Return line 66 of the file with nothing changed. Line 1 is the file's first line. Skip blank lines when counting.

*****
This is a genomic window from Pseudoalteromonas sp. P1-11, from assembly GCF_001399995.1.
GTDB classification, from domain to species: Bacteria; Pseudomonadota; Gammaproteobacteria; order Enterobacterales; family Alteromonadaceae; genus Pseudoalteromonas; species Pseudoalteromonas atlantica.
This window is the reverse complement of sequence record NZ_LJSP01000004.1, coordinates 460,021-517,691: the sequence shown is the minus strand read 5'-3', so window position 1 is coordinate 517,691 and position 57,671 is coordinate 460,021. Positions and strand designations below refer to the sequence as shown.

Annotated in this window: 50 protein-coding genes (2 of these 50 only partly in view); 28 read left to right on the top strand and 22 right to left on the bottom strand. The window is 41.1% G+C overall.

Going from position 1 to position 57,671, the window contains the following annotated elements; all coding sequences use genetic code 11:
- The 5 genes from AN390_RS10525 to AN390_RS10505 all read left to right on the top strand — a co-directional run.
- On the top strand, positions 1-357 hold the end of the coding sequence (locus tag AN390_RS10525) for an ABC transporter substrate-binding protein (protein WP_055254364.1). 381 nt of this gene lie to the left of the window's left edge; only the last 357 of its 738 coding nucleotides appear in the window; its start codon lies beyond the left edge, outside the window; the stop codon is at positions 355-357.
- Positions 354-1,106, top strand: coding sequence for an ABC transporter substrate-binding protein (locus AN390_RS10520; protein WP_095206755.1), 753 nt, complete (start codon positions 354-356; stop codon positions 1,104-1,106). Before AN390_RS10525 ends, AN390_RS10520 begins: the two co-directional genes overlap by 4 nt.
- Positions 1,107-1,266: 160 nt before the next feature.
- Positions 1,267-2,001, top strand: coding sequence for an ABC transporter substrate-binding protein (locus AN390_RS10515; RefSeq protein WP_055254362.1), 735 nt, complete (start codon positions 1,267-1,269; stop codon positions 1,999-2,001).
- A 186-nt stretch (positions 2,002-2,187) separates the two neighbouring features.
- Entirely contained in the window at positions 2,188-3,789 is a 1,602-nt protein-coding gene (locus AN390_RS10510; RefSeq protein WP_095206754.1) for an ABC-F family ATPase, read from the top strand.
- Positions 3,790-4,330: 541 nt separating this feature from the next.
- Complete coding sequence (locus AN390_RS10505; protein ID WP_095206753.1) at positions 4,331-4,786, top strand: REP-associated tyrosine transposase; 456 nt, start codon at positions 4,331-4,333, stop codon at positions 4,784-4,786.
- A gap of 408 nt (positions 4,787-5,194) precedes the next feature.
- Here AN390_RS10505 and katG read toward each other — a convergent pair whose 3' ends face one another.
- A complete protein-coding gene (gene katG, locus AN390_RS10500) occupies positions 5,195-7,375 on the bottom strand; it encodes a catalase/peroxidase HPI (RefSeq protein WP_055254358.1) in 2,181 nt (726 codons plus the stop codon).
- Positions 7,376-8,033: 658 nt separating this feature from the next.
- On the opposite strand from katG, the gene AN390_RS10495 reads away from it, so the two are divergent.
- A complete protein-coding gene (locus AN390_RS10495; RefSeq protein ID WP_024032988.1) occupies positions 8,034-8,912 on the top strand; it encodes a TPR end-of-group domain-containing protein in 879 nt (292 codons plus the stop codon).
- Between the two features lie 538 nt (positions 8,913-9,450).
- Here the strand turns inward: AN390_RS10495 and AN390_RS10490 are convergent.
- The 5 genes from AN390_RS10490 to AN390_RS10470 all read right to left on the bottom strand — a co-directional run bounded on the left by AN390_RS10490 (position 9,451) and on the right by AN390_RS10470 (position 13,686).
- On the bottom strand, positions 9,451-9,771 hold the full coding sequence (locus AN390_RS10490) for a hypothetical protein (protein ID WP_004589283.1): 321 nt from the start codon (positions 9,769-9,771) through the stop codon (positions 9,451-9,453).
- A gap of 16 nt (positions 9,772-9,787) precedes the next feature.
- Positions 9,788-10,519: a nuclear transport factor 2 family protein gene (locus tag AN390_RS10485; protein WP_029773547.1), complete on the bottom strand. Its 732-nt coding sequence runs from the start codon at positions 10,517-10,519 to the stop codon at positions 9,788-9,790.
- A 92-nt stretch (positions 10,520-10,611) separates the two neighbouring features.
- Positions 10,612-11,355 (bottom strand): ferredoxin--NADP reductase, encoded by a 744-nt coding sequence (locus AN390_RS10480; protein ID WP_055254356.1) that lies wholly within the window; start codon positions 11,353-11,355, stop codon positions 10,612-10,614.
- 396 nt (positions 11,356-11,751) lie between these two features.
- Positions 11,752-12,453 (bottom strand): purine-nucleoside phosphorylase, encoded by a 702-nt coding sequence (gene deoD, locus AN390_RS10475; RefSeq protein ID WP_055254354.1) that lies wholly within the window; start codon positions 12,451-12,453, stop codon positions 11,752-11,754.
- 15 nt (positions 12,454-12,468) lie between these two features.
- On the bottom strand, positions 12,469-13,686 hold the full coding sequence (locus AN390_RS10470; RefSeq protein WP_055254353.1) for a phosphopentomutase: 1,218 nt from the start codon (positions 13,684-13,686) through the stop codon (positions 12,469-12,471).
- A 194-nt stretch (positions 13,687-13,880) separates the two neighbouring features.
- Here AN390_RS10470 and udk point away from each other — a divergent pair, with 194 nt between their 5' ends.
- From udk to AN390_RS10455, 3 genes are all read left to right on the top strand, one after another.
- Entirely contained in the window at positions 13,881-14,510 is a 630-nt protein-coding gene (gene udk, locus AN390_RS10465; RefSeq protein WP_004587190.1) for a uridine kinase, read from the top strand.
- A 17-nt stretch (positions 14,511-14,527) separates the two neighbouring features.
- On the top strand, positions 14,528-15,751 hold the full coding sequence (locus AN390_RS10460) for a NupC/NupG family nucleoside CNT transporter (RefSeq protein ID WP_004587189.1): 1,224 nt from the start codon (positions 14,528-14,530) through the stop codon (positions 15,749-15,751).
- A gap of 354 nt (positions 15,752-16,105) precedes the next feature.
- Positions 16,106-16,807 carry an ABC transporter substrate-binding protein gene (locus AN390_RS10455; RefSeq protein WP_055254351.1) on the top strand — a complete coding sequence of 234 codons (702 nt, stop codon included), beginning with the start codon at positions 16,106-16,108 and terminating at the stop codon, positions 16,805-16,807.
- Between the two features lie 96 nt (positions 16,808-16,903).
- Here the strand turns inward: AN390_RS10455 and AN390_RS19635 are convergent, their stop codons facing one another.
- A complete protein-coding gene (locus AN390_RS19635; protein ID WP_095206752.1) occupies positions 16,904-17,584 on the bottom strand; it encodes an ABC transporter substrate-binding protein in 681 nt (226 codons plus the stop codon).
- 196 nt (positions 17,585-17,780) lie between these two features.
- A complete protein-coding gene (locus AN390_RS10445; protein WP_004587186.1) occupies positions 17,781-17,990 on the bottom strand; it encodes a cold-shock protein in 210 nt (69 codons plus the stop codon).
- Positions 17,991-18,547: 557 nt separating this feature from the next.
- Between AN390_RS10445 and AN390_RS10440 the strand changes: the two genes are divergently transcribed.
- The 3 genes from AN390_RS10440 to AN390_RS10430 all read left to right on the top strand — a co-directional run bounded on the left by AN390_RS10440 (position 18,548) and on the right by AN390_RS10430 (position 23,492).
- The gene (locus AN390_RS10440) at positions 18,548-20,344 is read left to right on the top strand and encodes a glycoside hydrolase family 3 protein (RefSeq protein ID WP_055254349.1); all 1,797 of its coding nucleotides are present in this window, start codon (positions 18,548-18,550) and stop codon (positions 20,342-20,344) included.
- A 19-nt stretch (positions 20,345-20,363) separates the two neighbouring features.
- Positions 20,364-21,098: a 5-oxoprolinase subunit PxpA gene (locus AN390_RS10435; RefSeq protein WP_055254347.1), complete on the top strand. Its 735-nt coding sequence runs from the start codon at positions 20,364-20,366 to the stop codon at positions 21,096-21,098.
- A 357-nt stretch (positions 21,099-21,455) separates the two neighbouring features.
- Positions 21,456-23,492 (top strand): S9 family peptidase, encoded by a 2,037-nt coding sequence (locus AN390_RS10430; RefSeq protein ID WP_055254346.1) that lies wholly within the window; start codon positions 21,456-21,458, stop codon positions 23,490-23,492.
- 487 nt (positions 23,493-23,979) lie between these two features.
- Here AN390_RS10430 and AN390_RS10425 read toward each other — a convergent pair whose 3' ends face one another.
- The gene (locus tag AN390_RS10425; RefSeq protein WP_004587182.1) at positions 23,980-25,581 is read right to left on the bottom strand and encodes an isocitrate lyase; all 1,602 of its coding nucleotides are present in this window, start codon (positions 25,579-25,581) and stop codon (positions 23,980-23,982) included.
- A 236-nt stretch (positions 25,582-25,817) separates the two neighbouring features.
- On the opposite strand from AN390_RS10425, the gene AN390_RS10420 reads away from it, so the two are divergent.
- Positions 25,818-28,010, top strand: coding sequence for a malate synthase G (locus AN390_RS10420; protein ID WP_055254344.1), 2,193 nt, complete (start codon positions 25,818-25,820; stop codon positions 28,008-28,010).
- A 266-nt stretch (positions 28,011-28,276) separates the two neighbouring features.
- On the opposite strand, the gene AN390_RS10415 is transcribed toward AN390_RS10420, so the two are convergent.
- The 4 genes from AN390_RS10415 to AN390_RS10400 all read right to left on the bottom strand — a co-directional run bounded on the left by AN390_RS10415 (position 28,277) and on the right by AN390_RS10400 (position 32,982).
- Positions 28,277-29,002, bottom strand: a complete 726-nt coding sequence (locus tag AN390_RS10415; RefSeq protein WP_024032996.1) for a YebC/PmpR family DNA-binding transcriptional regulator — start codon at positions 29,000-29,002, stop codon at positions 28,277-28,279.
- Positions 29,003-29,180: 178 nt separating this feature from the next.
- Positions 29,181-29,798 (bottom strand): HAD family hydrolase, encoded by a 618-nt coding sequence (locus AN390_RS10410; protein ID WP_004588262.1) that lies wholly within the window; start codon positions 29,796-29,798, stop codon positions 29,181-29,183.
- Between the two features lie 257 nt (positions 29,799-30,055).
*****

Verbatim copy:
- Between the two features lie 257 nt (positions 29,799-30,055).